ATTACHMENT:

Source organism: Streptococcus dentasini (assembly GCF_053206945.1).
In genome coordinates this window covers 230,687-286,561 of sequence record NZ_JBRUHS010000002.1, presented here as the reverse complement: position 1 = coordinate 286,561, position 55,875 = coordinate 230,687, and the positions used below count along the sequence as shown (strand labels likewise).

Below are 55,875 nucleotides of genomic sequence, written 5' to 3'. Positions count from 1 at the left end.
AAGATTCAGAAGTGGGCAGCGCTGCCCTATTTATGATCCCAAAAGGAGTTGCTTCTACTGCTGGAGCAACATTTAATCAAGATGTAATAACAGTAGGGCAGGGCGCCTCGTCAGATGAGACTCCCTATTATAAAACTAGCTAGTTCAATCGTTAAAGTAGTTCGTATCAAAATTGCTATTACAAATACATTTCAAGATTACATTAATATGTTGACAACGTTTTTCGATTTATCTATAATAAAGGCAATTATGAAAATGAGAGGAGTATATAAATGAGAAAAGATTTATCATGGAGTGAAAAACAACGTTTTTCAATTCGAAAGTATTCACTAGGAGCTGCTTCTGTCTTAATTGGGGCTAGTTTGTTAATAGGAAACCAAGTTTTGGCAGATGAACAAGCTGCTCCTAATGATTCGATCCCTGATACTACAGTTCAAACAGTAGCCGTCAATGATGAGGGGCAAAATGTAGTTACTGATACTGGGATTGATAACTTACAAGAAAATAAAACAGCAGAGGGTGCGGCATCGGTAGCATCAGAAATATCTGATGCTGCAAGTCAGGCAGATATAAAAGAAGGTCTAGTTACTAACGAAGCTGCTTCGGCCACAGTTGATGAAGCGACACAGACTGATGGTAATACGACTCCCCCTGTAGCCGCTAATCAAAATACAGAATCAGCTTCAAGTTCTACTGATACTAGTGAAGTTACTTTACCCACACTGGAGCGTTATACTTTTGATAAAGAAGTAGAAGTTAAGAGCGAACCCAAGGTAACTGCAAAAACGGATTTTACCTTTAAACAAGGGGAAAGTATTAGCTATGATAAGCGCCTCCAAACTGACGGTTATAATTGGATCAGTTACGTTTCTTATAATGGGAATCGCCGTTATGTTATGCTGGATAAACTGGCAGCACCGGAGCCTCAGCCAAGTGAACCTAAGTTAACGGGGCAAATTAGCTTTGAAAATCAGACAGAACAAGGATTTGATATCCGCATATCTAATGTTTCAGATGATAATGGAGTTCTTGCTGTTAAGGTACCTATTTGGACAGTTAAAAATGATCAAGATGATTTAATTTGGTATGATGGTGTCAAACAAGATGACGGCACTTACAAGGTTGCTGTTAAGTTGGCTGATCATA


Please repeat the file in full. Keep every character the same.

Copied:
Source organism: Streptococcus dentasini (assembly GCF_053206945.1).
In genome coordinates this window covers 230,687-286,561 of sequence record NZ_JBRUHS010000002.1, presented here as the reverse complement: position 1 = coordinate 286,561, position 55,875 = coordinate 230,687, and the positions used below count along the sequence as shown (strand labels likewise).

Below are 55,875 nucleotides of genomic sequence, written 5' to 3'. Positions count from 1 at the left end.
AAGATTCAGAAGTGGGCAGCGCTGCCCTATTTATGATCCCAAAAGGAGTTGCTTCTACTGCTGGAGCAACATTTAATCAAGATGTAATAACAGTAGGGCAGGGCGCCTCGTCAGATGAGACTCCCTATTATAAAACTAGCTAGTTCAATCGTTAAAGTAGTTCGTATCAAAATTGCTATTACAAATACATTTCAAGATTACATTAATATGTTGACAACGTTTTTCGATTTATCTATAATAAAGGCAATTATGAAAATGAGAGGAGTATATAAATGAGAAAAGATTTATCATGGAGTGAAAAACAACGTTTTTCAATTCGAAAGTATTCACTAGGAGCTGCTTCTGTCTTAATTGGGGCTAGTTTGTTAATAGGAAACCAAGTTTTGGCAGATGAACAAGCTGCTCCTAATGATTCGATCCCTGATACTACAGTTCAAACAGTAGCCGTCAATGATGAGGGGCAAAATGTAGTTACTGATACTGGGATTGATAACTTACAAGAAAATAAAACAGCAGAGGGTGCGGCATCGGTAGCATCAGAAATATCTGATGCTGCAAGTCAGGCAGATATAAAAGAAGGTCTAGTTACTAACGAAGCTGCTTCGGCCACAGTTGATGAAGCGACACAGACTGATGGTAATACGACTCCCCCTGTAGCCGCTAATCAAAATACAGAATCAGCTTCAAGTTCTACTGATACTAGTGAAGTTACTTTACCCACACTGGAGCGTTATACTTTTGATAAAGAAGTAGAAGTTAAGAGCGAACCCAAGGTAACTGCAAAAACGGATTTTACCTTTAAACAAGGGGAAAGTATTAGCTATGATAAGCGCCTCCAAACTGACGGTTATAATTGGATCAGTTACGTTTCTTATAATGGGAATCGCCGTTATGTTATGCTGGATAAACTGGCAGCACCGGAGCCTCAGCCAAGTGAACCTAAGTTAACGGGGCAAATTAGCTTTGAAAATCAGACAGAACAAGGATTTGATATCCGCATATCTAATGTTTCAGATGATAATGGAGTTCTTGCTGTTAAGGTACCTATTTGGACAGTTAAAAATGATCAAGATGATTTAATTTGGTATGATGGTGTCAAACAAGATGACGGCACTTACAAGGTTGCTGTTAAGTTGGCTGATCATA